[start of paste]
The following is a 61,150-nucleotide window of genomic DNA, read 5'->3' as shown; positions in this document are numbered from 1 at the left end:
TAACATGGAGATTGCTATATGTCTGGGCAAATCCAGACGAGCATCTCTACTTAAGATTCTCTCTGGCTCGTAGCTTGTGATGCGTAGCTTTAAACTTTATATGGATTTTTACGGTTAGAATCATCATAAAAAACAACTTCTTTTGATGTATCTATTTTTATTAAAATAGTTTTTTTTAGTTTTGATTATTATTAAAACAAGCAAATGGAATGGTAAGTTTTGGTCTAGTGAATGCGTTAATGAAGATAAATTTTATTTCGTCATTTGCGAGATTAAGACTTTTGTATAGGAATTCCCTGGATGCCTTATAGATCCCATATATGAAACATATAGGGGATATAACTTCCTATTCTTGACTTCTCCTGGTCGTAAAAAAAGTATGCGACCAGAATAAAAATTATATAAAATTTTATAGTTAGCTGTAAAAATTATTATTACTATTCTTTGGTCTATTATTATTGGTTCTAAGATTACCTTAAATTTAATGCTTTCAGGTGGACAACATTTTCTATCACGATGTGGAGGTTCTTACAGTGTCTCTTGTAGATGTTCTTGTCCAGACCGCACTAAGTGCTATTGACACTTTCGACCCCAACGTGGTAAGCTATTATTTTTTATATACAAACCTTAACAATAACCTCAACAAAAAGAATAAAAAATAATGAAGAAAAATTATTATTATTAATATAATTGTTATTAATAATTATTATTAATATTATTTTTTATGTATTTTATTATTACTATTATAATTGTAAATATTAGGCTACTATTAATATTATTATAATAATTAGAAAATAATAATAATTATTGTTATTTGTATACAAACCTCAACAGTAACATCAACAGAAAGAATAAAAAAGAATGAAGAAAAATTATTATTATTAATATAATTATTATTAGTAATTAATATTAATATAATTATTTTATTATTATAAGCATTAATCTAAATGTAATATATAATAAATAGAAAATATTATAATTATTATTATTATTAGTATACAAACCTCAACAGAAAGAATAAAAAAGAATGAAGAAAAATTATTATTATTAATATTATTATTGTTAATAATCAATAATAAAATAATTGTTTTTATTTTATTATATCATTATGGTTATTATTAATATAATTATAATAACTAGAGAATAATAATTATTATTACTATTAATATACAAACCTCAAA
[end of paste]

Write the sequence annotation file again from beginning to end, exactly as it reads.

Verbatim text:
The following is a 61,150-nucleotide window of genomic DNA, read 5'->3' as shown; positions in this document are numbered from 1 at the left end:
TAACATGGAGATTGCTATATGTCTGGGCAAATCCAGACGAGCATCTCTACTTAAGATTCTCTCTGGCTCGTAGCTTGTGATGCGTAGCTTTAAACTTTATATGGATTTTTACGGTTAGAATCATCATAAAAAACAACTTCTTTTGATGTATCTATTTTTATTAAAATAGTTTTTTTTAGTTTTGATTATTATTAAAACAAGCAAATGGAATGGTAAGTTTTGGTCTAGTGAATGCGTTAATGAAGATAAATTTTATTTCGTCATTTGCGAGATTAAGACTTTTGTATAGGAATTCCCTGGATGCCTTATAGATCCCATATATGAAACATATAGGGGATATAACTTCCTATTCTTGACTTCTCCTGGTCGTAAAAAAAGTATGCGACCAGAATAAAAATTATATAAAATTTTATAGTTAGCTGTAAAAATTATTATTACTATTCTTTGGTCTATTATTATTGGTTCTAAGATTACCTTAAATTTAATGCTTTCAGGTGGACAACATTTTCTATCACGATGTGGAGGTTCTTACAGTGTCTCTTGTAGATGTTCTTGTCCAGACCGCACTAAGTGCTATTGACACTTTCGACCCCAACGTGGTAAGCTATTATTTTTTATATACAAACCTTAACAATAACCTCAACAAAAAGAATAAAAAATAATGAAGAAAAATTATTATTATTAATATAATTGTTATTAATAATTATTATTAATATTATTTTTTATGTATTTTATTATTACTATTATAATTGTAAATATTAGGCTACTATTAATATTATTATAATAATTAGAAAATAATAATAATTATTGTTATTTGTATACAAACCTCAACAGTAACATCAACAGAAAGAATAAAAAAGAATGAAGAAAAATTATTATTATTAATATAATTATTATTAGTAATTAATATTAATATAATTATTTTATTATTATAAGCATTAATCTAAATGTAATATATAATAAATAGAAAATATTATAATTATTATTATTATTAGTATACAAACCTCAACAGAAAGAATAAAAAAGAATGAAGAAAAATTATTATTATTAATATTATTATTGTTAATAATCAATAATAAAATAATTGTTTTTATTTTATTATATCATTATGGTTATTATTAATATAATTATAATAACTAGAGAATAATAATTATTATTACTATTAATATACAAACCTCAAA